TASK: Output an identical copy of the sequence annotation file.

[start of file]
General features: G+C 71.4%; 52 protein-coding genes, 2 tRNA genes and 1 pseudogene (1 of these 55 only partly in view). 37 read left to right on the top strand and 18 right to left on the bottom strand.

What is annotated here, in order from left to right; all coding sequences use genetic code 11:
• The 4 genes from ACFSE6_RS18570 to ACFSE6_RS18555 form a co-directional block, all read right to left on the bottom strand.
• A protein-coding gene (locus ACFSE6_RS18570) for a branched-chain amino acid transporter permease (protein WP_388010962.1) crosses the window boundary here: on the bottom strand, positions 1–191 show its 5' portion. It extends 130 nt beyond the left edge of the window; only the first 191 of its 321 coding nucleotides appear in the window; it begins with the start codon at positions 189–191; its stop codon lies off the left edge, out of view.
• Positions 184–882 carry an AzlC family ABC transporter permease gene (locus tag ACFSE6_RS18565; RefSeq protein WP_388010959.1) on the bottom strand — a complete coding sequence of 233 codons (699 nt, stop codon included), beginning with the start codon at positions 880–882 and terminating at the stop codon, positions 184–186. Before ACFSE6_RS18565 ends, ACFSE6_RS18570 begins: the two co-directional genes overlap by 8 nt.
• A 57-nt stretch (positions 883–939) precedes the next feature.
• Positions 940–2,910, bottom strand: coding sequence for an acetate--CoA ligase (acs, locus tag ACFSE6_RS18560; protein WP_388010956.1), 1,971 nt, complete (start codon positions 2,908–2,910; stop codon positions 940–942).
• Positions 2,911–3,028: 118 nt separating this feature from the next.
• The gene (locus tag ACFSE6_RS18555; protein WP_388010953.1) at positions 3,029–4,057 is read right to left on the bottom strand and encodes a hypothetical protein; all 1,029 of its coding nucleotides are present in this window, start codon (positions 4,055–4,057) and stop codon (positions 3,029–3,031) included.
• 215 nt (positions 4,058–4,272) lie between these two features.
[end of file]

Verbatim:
General features: G+C 71.4%; 52 protein-coding genes, 2 tRNA genes and 1 pseudogene (1 of these 55 only partly in view). 37 read left to right on the top strand and 18 right to left on the bottom strand.

What is annotated here, in order from left to right; all coding sequences use genetic code 11:
• The 4 genes from ACFSE6_RS18570 to ACFSE6_RS18555 form a co-directional block, all read right to left on the bottom strand.
• A protein-coding gene (locus ACFSE6_RS18570) for a branched-chain amino acid transporter permease (protein WP_388010962.1) crosses the window boundary here: on the bottom strand, positions 1–191 show its 5' portion. It extends 130 nt beyond the left edge of the window; only the first 191 of its 321 coding nucleotides appear in the window; it begins with the start codon at positions 189–191; its stop codon lies off the left edge, out of view.
• Positions 184–882 carry an AzlC family ABC transporter permease gene (locus tag ACFSE6_RS18565; RefSeq protein WP_388010959.1) on the bottom strand — a complete coding sequence of 233 codons (699 nt, stop codon included), beginning with the start codon at positions 880–882 and terminating at the stop codon, positions 184–186. Before ACFSE6_RS18565 ends, ACFSE6_RS18570 begins: the two co-directional genes overlap by 8 nt.
• A 57-nt stretch (positions 883–939) precedes the next feature.
• Positions 940–2,910, bottom strand: coding sequence for an acetate--CoA ligase (acs, locus tag ACFSE6_RS18560; protein WP_388010956.1), 1,971 nt, complete (start codon positions 2,908–2,910; stop codon positions 940–942).
• Positions 2,911–3,028: 118 nt separating this feature from the next.
• The gene (locus tag ACFSE6_RS18555; protein WP_388010953.1) at positions 3,029–4,057 is read right to left on the bottom strand and encodes a hypothetical protein; all 1,029 of its coding nucleotides are present in this window, start codon (positions 4,055–4,057) and stop codon (positions 3,029–3,031) included.
• 215 nt (positions 4,058–4,272) lie between these two features.